Black-Latino relations in the South may face difficult days ahead, predicts a recent study in Durham, NC. It shows that a majority of the city’s recently burgeoning Latino immigrants have negative stereotypes of African Americans and identify more with Whites. The study led by Duke University political science professor Paula McClain, questioned racial attitudes of 500 Durham residents, about equally divided among Black, White and Latino.
More than half the Latinos said they felt African Americans were untrustworthy and not hard-working, views held by only 10 percent of the Whites who were questioned. About a third of the Black respondents felt that Latinos were untrustworthy and about two-fifths that they were not hard-working.
Asked which other group they had most in common with, most Whites chose Blacks or Asians; a slight majority of Blacks (50 percent) chose Latinos, and most Latinos (78 percent) chose Whites.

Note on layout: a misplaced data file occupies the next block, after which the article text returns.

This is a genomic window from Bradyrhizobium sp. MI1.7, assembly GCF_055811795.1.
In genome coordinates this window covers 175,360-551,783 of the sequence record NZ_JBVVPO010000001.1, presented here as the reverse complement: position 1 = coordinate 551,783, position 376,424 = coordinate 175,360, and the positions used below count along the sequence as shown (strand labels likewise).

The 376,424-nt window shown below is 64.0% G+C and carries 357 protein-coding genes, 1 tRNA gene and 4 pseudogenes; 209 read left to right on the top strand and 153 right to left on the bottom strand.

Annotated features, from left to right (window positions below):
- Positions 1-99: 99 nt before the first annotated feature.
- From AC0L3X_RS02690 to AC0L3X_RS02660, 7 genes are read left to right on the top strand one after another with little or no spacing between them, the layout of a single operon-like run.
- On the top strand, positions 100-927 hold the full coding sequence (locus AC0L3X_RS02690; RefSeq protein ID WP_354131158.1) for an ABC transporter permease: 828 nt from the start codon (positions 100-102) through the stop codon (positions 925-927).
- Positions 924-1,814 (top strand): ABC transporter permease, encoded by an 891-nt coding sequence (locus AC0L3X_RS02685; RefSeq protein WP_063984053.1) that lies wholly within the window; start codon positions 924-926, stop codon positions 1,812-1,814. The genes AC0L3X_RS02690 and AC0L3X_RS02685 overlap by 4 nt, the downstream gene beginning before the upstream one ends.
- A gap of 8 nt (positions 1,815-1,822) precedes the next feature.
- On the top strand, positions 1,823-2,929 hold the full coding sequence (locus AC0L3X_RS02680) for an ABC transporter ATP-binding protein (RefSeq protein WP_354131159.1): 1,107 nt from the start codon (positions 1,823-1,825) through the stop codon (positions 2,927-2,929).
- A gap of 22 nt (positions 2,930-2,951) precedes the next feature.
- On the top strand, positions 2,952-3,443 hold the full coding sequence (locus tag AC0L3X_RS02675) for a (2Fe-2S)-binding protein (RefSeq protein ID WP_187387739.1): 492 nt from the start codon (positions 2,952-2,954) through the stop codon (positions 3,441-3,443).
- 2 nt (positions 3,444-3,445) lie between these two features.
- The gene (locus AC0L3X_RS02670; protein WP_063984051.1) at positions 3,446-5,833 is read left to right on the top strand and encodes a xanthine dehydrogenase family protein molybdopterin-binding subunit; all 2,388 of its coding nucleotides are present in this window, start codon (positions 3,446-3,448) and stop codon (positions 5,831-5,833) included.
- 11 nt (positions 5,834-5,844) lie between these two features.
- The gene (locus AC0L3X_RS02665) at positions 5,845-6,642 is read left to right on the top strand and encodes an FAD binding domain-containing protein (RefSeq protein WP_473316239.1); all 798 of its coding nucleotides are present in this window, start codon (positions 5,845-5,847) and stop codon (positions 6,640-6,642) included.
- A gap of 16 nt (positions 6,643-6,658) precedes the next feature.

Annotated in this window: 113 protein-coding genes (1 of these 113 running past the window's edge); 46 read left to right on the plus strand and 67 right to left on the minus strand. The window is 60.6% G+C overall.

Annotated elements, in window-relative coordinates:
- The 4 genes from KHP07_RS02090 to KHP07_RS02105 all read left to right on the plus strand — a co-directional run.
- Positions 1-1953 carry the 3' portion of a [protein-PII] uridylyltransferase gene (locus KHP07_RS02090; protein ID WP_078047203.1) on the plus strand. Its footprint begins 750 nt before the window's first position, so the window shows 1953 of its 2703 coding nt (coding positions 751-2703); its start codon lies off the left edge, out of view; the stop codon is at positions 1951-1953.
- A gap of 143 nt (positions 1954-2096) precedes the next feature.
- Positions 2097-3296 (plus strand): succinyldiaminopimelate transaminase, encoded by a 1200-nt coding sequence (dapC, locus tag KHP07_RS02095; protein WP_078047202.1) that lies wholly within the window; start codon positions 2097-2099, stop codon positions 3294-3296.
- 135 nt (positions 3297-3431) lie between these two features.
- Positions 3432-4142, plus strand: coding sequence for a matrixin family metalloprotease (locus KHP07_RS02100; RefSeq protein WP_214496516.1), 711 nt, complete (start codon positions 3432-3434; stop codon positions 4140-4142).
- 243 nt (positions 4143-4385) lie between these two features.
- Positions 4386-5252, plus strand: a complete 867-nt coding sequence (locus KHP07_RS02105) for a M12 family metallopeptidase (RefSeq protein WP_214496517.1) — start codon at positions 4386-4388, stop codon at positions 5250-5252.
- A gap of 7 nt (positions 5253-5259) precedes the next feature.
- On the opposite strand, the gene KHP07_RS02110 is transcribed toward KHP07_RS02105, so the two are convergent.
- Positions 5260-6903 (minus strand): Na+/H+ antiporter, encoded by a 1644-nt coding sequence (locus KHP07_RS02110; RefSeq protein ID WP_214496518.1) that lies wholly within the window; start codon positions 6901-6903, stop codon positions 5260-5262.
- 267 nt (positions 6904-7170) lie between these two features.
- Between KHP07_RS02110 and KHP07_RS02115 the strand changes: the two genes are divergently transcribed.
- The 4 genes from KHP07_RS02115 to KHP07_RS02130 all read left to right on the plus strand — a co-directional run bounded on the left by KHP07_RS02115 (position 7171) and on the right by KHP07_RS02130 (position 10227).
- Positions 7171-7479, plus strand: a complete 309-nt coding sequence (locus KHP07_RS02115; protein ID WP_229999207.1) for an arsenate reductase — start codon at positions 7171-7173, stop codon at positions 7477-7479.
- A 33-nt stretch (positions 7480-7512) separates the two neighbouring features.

The study team found that better educated Blacks and Latinos held fewer stereotypes, as did those who had more social contact with one another. Further, Latinos who felt the most solidarity or “linked fate” with other Latinos tended to feel closer to Blacks and more distant to Whites.
Durham’s Latino population has increased six times over the past 15 years, primarily immigrants from Mexico and Central American. With a decline in local industry, they and African Americans often compete for low-wage service, cleaning, construction and building maintenance jobs.